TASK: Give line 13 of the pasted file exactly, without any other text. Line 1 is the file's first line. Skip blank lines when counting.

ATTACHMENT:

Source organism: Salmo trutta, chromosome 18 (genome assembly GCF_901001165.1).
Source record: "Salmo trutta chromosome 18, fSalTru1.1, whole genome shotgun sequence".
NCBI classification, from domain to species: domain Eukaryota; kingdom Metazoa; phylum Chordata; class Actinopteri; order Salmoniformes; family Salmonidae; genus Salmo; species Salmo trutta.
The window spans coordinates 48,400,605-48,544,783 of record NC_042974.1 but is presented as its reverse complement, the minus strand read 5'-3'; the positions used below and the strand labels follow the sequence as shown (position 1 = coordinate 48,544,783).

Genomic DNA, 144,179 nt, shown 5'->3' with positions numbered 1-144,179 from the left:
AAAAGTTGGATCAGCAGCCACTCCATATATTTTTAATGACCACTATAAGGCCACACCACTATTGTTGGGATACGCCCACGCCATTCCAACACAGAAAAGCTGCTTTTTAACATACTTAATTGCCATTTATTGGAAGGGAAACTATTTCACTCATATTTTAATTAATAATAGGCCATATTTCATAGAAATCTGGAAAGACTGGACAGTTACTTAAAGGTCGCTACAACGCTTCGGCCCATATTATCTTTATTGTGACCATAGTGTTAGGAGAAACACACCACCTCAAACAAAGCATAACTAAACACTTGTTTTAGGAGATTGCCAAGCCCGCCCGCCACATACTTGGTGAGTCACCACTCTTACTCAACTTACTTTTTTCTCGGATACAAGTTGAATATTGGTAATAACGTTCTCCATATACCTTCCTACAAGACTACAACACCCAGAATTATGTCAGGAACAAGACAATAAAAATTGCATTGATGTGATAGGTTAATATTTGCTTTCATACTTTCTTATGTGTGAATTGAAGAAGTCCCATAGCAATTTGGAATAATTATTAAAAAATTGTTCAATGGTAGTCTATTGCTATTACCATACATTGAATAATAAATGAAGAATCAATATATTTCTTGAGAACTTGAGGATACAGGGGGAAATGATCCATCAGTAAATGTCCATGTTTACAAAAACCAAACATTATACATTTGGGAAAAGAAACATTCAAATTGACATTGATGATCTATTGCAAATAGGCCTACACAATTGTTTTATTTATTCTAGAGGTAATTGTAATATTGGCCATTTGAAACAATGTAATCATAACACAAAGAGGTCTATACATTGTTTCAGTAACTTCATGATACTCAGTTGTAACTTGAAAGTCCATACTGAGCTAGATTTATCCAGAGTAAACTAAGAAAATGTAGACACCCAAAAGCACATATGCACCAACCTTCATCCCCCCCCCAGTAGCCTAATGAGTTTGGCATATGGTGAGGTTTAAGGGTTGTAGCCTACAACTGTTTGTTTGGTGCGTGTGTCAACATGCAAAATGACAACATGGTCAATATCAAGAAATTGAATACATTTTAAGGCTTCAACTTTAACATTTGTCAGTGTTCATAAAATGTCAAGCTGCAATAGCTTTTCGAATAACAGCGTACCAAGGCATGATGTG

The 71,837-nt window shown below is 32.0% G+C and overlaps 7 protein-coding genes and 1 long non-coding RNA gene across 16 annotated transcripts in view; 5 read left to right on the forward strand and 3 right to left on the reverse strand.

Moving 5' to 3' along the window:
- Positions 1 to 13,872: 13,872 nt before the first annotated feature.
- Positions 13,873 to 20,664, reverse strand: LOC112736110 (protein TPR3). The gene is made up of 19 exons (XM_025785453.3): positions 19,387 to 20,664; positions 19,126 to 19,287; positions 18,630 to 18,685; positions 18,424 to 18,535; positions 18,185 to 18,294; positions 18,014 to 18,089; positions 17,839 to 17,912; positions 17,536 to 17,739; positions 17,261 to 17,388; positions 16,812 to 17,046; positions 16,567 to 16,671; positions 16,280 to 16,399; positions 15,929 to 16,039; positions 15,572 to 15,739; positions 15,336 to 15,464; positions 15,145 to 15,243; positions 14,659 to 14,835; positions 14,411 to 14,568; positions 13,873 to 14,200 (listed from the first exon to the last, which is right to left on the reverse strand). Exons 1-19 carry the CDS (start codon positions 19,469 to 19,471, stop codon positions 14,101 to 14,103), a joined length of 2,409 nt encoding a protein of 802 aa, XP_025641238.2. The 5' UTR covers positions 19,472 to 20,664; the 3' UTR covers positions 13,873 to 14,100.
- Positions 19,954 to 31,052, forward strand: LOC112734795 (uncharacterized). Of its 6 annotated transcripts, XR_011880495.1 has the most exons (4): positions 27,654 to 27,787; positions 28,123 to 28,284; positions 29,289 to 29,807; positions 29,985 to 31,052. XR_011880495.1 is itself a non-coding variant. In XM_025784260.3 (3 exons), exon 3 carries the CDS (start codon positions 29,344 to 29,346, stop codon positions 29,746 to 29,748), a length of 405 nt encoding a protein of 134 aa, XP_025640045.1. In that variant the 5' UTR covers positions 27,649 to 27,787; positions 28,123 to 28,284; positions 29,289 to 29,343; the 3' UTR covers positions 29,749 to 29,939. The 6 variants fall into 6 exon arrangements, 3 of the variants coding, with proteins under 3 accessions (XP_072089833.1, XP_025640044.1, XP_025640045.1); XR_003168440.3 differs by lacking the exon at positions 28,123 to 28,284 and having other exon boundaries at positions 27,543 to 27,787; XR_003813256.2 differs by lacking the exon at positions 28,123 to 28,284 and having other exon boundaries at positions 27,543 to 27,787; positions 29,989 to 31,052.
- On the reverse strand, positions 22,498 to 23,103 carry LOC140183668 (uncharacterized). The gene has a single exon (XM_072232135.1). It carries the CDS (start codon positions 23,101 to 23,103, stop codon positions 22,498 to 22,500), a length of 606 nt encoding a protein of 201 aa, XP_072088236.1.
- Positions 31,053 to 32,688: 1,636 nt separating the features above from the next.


- Positions 31,053 to 32,688: 1,636 nt separating the features above from the next.